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A Tangled Web: Issues of I18N, Domain Names, and the Other Internet protocols (RFC2825)

IP.com Disclosure Number: IPCOM000003423D
Original Publication Date: 2000-May-01
Included in the Prior Art Database: 2005-May-22
Document File: 8 page(s) / 16K

Publishing Venue

Internet Society Requests For Comment (RFCs)

Related People

IAB: AUTHOR [+3]

Abstract

The goals of the work to "internationalize" Internet protocols include providing all users of the Internet with the capability of using their own language and its standard character set to express themselves, write names, and to navigate the network. This impacts the domain names visible in e-mail addresses and so many of today's URLs used to locate information on the World Wide Web, etc. However, domain names are used by Internet protocols that are used across national boundaries. These services must interoperate worldwide, or we risk isolating components of the network from each other along locale boundaries. This type of isolation could impede not only communications among people, but opportunities of the areas involved to participate effectively in e-commerce, distance learning, and other activities at an international scale, thereby retarding economic development.

This text was extracted from an ASCII text file.
This is the abbreviated version, containing approximately 18% of the total text.

Network Working Group                  Internet Architecture Board (IAB)
Request for Comments: 2825                             L. Daigle, Editor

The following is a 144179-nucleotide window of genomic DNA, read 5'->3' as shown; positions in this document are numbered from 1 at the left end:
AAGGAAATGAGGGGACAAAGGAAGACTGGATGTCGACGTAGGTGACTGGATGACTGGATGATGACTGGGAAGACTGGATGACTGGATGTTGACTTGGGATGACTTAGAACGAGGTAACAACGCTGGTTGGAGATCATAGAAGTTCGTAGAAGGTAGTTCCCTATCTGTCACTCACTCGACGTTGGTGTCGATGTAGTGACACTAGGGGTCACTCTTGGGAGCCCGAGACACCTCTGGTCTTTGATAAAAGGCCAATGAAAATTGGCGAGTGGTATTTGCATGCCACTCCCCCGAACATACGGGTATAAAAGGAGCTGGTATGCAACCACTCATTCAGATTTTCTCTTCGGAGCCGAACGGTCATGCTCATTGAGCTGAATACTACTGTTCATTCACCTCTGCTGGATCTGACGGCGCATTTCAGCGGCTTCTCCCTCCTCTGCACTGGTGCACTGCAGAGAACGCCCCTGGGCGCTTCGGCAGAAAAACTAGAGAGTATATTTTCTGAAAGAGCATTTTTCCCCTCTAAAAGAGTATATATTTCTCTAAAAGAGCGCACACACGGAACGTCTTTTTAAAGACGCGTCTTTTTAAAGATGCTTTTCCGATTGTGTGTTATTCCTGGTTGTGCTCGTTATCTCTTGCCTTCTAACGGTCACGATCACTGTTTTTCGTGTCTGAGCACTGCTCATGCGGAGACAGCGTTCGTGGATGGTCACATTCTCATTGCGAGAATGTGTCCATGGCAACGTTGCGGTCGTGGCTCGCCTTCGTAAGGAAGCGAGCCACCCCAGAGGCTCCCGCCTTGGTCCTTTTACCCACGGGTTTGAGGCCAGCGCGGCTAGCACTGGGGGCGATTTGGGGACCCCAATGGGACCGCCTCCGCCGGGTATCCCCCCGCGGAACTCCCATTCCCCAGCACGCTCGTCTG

Category: Informational                                         May 2000


         A Tangled Web: Issues of I18N, Domain Names, and the
                        Other Internet protocols

Status of this Memo

   This memo provides information for the Internet community.  It does
   not specify an Internet standard of any kind.  Distribution of this
   memo is unlimited.

Copyright Notice

   Copyright (C) The Internet Society (2000).  All Rights Reserved.

Abstract

   The goals of the work to "internationalize" Internet protocols
   include providing all users of the Internet with the capability of
   using their own language and its standard character set to express
   themselves, write names, and to navigate the network. This impacts
   the domain names visible in e-mail addresses and so many of today's
   URLs used to locate information on the World Wide Web, etc.  However,
   domain names are used by Internet protocols that are used across
   national boundaries. These services must interoperate worldwide, or
   we risk isolating components of the network from each other along
   locale boundaries.  This type of isolation could impede not only
   communications among people, but opportunities of the areas involved
   to participate effectively in e-commerce, distance learning, and
   other activities at an international scale, thereby retarding
   economic development.

   There are several proposals for internationalizing domain names,
   however it it is still to be determined whether any of them will
   ensure this interoperability and global reach while addressing
   visible-name representation.  Some of them obviously do not. This
   document does not attempt to review any specific proposals, as that
   is the work of the Internationalized Domain Name (IDN) Working Group
   of the IETF, which is tasked with evaluating them in consideration of
   the continued global network interoperation that is the deserved
   expectation of all Internet users.

IAB                          Informational                      [Page 1]
RFC 2825   Issues: I18N, Domain Names, and Internet Protocols   May 2000


   This document is a statement by the Internet Architecture Board. It
   is not a protocol specification, but an attempt to clarify the range
   of architectural issues that the internationalization of domain names
   faces.

1. A Definition of Success

   The Internationalized Domain Names (IDN) Working Group is one
   component of the IETF's continuing comprehensive effort to
   internationalize language representation facilities in the protocols
   that support the global fu...